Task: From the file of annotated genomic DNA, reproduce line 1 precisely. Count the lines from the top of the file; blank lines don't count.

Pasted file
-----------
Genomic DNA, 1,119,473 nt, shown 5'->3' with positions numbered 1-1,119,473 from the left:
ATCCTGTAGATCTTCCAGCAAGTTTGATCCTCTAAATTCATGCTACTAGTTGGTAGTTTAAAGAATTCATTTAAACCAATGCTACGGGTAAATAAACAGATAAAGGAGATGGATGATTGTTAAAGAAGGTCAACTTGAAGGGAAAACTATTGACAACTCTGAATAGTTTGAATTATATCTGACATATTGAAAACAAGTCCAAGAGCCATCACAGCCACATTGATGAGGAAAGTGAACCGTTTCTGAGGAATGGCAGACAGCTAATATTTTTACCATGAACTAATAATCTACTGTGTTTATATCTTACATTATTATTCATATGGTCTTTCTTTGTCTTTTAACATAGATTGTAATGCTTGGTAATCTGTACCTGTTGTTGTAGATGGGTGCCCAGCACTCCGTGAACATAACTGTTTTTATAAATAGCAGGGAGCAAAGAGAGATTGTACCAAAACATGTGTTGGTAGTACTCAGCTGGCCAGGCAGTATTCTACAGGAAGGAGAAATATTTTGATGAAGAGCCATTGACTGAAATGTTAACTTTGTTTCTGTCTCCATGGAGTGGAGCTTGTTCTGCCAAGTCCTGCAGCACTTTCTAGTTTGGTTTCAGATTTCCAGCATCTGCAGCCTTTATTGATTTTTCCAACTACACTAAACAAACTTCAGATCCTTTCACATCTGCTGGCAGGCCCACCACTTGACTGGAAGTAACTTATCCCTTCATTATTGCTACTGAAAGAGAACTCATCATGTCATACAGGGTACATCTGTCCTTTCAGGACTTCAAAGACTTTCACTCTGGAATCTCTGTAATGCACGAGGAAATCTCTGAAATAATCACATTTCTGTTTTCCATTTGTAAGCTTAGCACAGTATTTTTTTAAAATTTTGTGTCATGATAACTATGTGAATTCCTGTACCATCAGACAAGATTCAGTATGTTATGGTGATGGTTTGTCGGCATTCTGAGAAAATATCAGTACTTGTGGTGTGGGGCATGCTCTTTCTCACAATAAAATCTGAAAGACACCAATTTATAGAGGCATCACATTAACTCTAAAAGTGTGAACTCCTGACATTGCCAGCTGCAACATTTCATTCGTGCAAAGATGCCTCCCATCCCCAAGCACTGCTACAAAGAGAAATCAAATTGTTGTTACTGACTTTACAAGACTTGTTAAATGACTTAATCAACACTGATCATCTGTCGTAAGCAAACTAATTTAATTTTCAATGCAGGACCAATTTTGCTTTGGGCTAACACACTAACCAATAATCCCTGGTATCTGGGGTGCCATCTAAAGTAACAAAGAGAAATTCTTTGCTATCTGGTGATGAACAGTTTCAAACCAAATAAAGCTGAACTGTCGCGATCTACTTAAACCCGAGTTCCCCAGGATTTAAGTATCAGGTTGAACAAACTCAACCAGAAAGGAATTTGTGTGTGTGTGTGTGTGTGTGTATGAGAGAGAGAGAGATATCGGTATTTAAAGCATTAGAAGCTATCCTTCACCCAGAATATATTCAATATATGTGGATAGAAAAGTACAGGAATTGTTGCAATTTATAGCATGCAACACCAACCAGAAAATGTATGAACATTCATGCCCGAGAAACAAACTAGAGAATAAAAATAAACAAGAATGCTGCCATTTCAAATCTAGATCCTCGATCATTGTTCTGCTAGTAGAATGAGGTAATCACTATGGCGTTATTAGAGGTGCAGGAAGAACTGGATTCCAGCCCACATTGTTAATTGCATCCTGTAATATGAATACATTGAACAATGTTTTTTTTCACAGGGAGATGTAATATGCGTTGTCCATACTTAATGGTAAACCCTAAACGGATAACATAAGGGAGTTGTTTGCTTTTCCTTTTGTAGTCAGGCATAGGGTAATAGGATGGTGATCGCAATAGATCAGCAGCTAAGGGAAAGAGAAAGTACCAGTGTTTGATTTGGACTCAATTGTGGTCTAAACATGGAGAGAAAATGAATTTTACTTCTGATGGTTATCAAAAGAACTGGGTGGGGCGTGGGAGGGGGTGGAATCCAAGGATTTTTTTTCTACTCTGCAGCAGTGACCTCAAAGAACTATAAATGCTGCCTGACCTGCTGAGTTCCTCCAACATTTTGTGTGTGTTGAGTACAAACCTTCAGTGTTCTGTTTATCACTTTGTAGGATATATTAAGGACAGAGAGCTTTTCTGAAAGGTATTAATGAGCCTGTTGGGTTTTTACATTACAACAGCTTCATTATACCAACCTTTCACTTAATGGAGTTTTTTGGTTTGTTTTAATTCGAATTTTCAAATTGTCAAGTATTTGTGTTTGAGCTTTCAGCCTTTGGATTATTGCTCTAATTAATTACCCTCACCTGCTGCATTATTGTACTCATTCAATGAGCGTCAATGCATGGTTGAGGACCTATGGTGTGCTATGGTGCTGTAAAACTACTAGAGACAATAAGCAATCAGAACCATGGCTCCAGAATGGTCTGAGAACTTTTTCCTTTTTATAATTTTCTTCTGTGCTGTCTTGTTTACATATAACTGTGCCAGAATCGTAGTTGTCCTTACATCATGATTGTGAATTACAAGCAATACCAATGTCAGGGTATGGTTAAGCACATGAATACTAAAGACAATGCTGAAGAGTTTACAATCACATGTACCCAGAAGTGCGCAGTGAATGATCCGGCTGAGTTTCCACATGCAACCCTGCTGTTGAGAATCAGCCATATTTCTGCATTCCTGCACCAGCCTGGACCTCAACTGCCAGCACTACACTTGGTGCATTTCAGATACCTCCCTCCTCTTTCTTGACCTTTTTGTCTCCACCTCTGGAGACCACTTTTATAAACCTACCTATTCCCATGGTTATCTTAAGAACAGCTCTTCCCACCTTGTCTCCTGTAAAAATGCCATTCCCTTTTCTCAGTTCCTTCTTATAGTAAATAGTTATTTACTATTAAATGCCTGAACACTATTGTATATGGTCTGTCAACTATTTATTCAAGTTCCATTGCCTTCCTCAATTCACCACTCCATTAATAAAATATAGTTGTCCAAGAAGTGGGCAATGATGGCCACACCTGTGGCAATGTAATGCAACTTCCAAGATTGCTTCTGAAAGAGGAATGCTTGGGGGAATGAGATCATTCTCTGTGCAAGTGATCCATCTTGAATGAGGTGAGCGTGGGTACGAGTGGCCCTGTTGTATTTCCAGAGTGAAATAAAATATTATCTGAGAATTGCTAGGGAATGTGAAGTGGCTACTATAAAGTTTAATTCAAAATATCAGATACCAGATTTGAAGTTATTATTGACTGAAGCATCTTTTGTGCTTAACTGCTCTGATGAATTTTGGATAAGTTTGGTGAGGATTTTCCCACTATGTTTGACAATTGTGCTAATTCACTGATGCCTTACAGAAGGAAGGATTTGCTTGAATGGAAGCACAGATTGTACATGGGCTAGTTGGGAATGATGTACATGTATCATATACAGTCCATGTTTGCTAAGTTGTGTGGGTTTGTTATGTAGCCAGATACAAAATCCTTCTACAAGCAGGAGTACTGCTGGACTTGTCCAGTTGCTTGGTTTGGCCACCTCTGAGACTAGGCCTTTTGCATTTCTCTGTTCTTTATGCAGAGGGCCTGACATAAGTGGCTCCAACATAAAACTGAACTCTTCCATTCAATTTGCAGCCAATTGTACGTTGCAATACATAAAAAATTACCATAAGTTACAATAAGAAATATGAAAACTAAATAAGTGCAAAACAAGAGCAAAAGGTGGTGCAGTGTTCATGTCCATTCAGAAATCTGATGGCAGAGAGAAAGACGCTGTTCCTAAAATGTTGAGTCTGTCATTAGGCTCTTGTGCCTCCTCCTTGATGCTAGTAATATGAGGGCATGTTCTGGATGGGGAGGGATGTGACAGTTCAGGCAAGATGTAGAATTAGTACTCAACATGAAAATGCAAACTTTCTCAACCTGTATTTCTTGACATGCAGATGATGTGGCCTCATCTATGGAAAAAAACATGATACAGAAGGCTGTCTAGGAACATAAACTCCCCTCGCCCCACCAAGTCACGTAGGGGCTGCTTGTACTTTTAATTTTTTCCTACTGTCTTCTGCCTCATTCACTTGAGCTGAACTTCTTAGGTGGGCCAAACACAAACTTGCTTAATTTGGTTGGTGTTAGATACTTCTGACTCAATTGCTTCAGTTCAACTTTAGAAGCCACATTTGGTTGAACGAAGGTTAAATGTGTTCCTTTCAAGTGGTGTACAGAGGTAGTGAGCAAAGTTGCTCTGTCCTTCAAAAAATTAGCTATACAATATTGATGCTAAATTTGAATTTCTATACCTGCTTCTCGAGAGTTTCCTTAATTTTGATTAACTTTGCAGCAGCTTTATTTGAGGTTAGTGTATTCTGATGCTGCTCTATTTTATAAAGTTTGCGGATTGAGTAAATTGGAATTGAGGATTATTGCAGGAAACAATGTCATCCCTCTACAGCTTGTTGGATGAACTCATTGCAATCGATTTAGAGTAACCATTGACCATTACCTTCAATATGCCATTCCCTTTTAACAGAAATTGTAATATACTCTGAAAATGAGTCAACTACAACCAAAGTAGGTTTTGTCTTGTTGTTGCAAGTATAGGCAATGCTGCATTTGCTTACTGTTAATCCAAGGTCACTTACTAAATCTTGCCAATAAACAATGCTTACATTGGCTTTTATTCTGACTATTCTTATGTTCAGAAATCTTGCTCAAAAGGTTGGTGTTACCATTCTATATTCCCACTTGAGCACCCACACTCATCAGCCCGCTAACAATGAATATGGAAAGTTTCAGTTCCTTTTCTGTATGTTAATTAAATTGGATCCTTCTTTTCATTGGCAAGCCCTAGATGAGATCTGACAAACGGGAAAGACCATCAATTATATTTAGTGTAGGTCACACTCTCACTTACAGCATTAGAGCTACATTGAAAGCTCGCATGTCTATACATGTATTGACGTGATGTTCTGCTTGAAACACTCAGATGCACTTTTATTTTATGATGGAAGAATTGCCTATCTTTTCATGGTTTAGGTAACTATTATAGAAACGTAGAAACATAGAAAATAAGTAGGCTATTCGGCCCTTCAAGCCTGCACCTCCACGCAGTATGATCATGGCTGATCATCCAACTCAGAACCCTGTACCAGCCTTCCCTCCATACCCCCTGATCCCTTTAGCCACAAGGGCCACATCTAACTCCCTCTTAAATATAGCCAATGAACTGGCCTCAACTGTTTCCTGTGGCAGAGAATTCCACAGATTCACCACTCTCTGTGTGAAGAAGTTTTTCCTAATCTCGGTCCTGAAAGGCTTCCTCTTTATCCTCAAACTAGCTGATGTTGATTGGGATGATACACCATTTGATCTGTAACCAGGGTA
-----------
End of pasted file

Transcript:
Genomic DNA, 1,119,473 nt, shown 5'->3' with positions numbered 1-1,119,473 from the left: